This book will make you shine like a lightbulb! In The Art of Possibility, Rosamund and Benjamin Zander, a social worker and the conductor of the Boston Philharmonic Orchestra, share their philosophy of a life full of possibility. In each chapter, they illustrate a helpful maxim with lively stories. One example stands out: Ben Zander explains how he publicly announces at the start of a new class that each student will get an A, under one condition: they must write a letter to themselves, imagining they have finished the class, explaining what it is that made them deserve an A. By doing so, you can unleash the power of possibility and responsibility.
I first read this book in print, and later downloaded it as an audiobook. I’d listen to (part of) a chapter each morning on my way to work, which would often have a profound impact on how I’d go through my day. Highly recommended!
4. Acts of Faith, by Eboo Patel
Eboo Patel is the founder of Interfaith Youth Core, an organization that brings young people of different religions for cooperative service and dialogue around shared values. I picked up his autobiography in Chicago this fall, after noticing the title years ago on my friend Ted Gonder’s booklist.
Patel’s short, highly readable biography filled me with inspiration about starting organizations that matter. Patel opened my mind to the reasons why youth are easily attracted to religious extremism, because it offers a clear path to a life mission and social status, things that every teenager craves for. He then suggests that the way to address religious extremism at its root is to offer young people alternative paths to meaning and social status, which he tries to do with his organization.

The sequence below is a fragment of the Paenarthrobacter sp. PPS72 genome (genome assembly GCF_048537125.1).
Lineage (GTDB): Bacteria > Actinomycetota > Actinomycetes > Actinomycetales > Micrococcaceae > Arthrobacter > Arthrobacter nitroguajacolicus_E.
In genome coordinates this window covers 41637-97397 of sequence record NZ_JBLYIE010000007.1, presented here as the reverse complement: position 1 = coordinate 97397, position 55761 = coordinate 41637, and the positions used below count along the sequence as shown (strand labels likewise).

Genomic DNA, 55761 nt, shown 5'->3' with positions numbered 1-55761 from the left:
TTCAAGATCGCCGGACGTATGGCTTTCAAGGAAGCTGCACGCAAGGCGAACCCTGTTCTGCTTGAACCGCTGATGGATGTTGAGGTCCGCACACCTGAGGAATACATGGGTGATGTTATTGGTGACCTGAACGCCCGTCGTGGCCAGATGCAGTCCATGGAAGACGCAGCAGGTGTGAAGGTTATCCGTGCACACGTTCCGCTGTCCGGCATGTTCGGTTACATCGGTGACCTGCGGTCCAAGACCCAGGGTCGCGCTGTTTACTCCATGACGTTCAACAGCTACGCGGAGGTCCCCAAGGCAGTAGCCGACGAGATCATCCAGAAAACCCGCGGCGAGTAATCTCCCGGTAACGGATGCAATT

5. Structures (or Why Things Don’t Fall Down), by J.E. Gordon
Giles Holt recommended this lovely book. Reading Structures was a déjà vu back to my undergraduate civil engineering classes. Gordon, a very witty British professor, will make you learn something new on each page, such as how our quads compare to car springs, why birds have feathers on their wings, or why a piece of paper rips apart more easily once it has an initial cut. He strips structural engineering of its confusing terms, communicating it in vivid and witty prose through clear examples.
I highly recommend this book for anyone who is curious to learn more about their physical environment (if you like this book, also consider Feynman’s Six Easy Pieces on physics or Goodsell’s The Machinery of Life on cell biology). Although neither Structures nor Dune directly led to a lot of changes in my everyday life, they both brought many new perspectives and were absolutely a joy to read.
6. Shoe Dog, by Phil Knight
I picked up Phil Knight’s autobiography three days ago and finished it this morning. This story, about the origins of Nike, reads like a high-speed train. Phil Knight, Nike’s cofounder, explains in detail and without much ego how he started to import Onitsuka Tigers from Japan, building a scrappy business from scratch in a time when venture capital, minimum viable product, and A/B testing did not exist. Knight’s story left me with a sense of the importance of having courage in your endeavors, and pursuing your crazy idea.
I already have a few must-read books on my list for next year: Value Investing by Guy Pierce, Gene by Siddharth Mukerjee, and Tolstoy by Henri Troyat. I will remind myself to read the classics. Which books should I add?